No one knows exactly how long the Stags Leap area has been known as such, but the best loved and oft-repeated story is that the regional name grew out of an old Wappo Indian legend that an enormous stag once eluded hunters by leaping from one of the area’s craggy mountain peaks to another. In any case the name stuck and the region received well-deserved official recognition as an AVA (American Viticultural Area) in 1989.
Wine grapes have been grown in what is now the Stags Leap District AVA since the mid-1800s and the district’s first producer, Occidental Winery, was established in 1878, on land that is now home to Regusci Winery. The first winery to be called Stags Leap was built in 1893 and, remarkably, was producing over 40,000 cases by 1895. The first set back came with the phylloxera problem beginning around the late 1880s. Early in the new century the death blow was dealt as the states began to go dry, one-by-one, in anticipation of prohibition and vineyards were gradually converted to orchards.
Nathan Fay is an important name in the region because he was at the forefront of a rebirth, planting the first Cabernet there in 1961. Of course, Cabernet is king in Stags Leap these days. When Warren Winiarski tasted Fay’s home-made wine, he knew he’d found the right location for his winery and built Stag’s Leap Wine Cellars right next door. He later went on to acquire the Fay vineyard. He amazed himself and the wine-world when his 1973 Cabernet took first place over some formidable first growths of Bordeaux in the famous “Judgment of Paris” tasting in 1976. This was a turning point in the marketing of Napa Valley wines. In a rematch, thirty years later, both the 1973 Stag’s Leap wine Cellars Cabernet and another wine of the region, the 1972 Clos du Val Cabernet, came in 2nd and 5th respectively, ahead of their French counterparts.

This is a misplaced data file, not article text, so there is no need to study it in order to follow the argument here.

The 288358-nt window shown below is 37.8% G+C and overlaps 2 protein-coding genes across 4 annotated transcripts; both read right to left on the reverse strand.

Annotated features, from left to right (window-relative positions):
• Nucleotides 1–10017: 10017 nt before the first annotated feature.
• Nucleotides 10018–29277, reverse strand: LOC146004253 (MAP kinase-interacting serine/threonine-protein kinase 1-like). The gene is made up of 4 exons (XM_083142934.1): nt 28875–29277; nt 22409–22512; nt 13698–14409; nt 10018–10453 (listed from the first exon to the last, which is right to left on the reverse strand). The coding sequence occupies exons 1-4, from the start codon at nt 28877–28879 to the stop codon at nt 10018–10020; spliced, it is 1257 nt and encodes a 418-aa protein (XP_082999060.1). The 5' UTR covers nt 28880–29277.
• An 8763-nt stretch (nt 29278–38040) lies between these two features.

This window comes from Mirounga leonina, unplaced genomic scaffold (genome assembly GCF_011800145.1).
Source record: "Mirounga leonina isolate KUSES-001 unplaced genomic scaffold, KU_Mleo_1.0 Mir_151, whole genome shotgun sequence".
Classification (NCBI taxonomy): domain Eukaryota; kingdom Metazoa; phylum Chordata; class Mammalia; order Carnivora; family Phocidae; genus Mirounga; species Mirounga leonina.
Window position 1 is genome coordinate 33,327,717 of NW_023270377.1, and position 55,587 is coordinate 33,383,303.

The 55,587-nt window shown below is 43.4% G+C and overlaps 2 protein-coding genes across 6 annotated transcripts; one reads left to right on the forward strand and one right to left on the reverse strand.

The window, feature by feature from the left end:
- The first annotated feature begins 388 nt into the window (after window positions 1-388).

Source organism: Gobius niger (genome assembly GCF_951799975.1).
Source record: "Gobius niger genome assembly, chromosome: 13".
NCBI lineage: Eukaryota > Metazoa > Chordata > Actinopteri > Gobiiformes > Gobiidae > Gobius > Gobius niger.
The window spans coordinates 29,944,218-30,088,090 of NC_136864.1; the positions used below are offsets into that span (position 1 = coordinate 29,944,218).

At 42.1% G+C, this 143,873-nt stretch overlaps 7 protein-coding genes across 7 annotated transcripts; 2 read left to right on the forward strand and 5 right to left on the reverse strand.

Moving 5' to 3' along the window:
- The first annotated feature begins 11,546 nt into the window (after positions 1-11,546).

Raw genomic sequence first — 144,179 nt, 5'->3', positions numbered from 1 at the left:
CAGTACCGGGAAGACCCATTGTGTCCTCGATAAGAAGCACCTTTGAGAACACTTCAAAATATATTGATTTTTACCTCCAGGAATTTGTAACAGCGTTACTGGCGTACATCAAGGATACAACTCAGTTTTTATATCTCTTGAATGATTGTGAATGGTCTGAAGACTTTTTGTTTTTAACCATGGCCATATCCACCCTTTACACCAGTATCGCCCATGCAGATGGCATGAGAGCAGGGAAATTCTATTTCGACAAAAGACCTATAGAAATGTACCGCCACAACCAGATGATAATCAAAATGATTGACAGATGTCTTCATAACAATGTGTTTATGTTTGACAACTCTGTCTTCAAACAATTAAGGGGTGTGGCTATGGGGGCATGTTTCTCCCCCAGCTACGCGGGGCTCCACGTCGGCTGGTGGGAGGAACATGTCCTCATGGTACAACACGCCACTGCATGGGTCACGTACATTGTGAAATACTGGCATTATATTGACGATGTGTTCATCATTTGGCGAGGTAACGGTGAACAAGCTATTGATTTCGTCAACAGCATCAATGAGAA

The Stags Leap District is on the east side of the valley about five miles north of the town of Napa, bisected by the Silverado Trail. The region is enclosed by the rugged palisades on the east side and rolling hills and the Napa River on the west. It’s sometimes called a valley within a valley at about one mile wide and three miles long. The region is 2700 acres, about half of it planted to grapes. The Yountville AVA wraps around the western side of the region and the Oak Knoll District is close by.
Like other regions in the Vaca range, which forms the eastern boundary of Napa Valley, volcanic soil plays a huge role. Two main soil types dominate the Stags Leap district. The eastern palisades contain a good deal of bare volcanic rock, unsuitable for planting, but as you move down-slope there’s a mixture of coarse, extremely well-drained gravel over volcanic bedrock.
The narrow floor of the “valley within a valley” has only few feet of loose topsoil. It was once a pathway for a much broader Napa River and old river sediments have created a remarkable blend of fine-particle loams and gravelly loams over a hard, clay-like substructure that prevents the vine roots from penetration. According to Dr. Deborah Elliot-Fisk of UC Davis, the shallow soil “limits the vigor of the vines so the canopy is smaller and (therefore) the fruit crop produces lower tonnage and increases flavor intensity.”
The craggy palisades serve to both warm and cool the region. The rocky façade soaks up the sun all day and radiates it in the evening but, at the same time, it works like a convection, drawing in cooling marine air from San Pablo Bay.
The southern end of the region is relatively open, but then narrows into rough, wandering passageways that help funnel the flow of cool air farther north than might be expected. At a glance the regional climate appears to be best for Merlot, but the radiation off the rocks provides just enough heat to ripen the famous Cabernet over a long growing season. Stag’s Leap can be as much as 5-10 degrees warmer than neighboring Yountville District some days.
The style – “rock-soft”
Warren Winiarski described the regional character for Cabernet as “An iron fist in a velvet glove.” for its “unique combination of softness and structure, strength and suppleness.”
90% of the district is planted to Bordeaux varieties, and 80% of that is dedicated to Cabernet Sauvignon and Merlot. A small amount of Petite Syrah and Sangiovese along with a bit of Chardonnay and some highly-regarded Sauvignon Blanc make up the rest of the acreage.
As you look around the district, at the weathered, volcanic palisades to the east and the soft, rolling hills to the west it paints a picture of the local Cabernet character as described by other local vintners: “Rock soft”.